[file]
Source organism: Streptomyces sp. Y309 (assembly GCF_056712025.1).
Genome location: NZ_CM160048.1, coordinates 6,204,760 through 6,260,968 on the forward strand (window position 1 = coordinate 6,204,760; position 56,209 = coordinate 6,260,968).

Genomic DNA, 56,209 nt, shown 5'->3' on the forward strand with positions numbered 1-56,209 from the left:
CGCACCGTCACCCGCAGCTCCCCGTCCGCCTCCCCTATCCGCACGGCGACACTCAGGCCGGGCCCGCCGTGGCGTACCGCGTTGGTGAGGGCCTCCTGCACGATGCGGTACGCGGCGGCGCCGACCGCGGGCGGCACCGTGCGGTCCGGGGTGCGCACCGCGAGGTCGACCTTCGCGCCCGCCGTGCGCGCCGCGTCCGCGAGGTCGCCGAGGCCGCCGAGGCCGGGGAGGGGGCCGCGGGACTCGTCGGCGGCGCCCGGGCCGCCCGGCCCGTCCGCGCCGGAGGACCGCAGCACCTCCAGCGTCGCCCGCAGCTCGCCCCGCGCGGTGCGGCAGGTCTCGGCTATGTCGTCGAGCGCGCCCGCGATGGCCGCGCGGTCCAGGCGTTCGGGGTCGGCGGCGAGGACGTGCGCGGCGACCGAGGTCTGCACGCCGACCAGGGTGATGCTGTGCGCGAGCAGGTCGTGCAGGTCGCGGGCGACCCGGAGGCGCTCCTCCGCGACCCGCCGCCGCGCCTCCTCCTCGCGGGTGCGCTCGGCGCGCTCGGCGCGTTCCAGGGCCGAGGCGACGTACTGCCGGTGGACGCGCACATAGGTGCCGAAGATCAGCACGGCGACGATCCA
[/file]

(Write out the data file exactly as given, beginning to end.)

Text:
Source organism: Streptomyces sp. Y309 (assembly GCF_056712025.1).
Genome location: NZ_CM160048.1, coordinates 6,204,760 through 6,260,968 on the forward strand (window position 1 = coordinate 6,204,760; position 56,209 = coordinate 6,260,968).

Genomic DNA, 56,209 nt, shown 5'->3' on the forward strand with positions numbered 1-56,209 from the left:
CGCACCGTCACCCGCAGCTCCCCGTCCGCCTCCCCTATCCGCACGGCGACACTCAGGCCGGGCCCGCCGTGGCGTACCGCGTTGGTGAGGGCCTCCTGCACGATGCGGTACGCGGCGGCGCCGACCGCGGGCGGCACCGTGCGGTCCGGGGTGCGCACCGCGAGGTCGACCTTCGCGCCCGCCGTGCGCGCCGCGTCCGCGAGGTCGCCGAGGCCGCCGAGGCCGGGGAGGGGGCCGCGGGACTCGTCGGCGGCGCCCGGGCCGCCCGGCCCGTCCGCGCCGGAGGACCGCAGCACCTCCAGCGTCGCCCGCAGCTCGCCCCGCGCGGTGCGGCAGGTCTCGGCTATGTCGTCGAGCGCGCCCGCGATGGCCGCGCGGTCCAGGCGTTCGGGGTCGGCGGCGAGGACGTGCGCGGCGACCGAGGTCTGCACGCCGACCAGGGTGATGCTGTGCGCGAGCAGGTCGTGCAGGTCGCGGGCGACCCGGAGGCGCTCCTCCGCGACCCGCCGCCGCGCCTCCTCCTCGCGGGTGCGCTCGGCGCGCTCGGCGCGTTCCAGGGCCGAGGCGACGTACTGCCGGTGGACGCGCACATAGGTGCCGAAGATCAGCACGGCGACGATCCA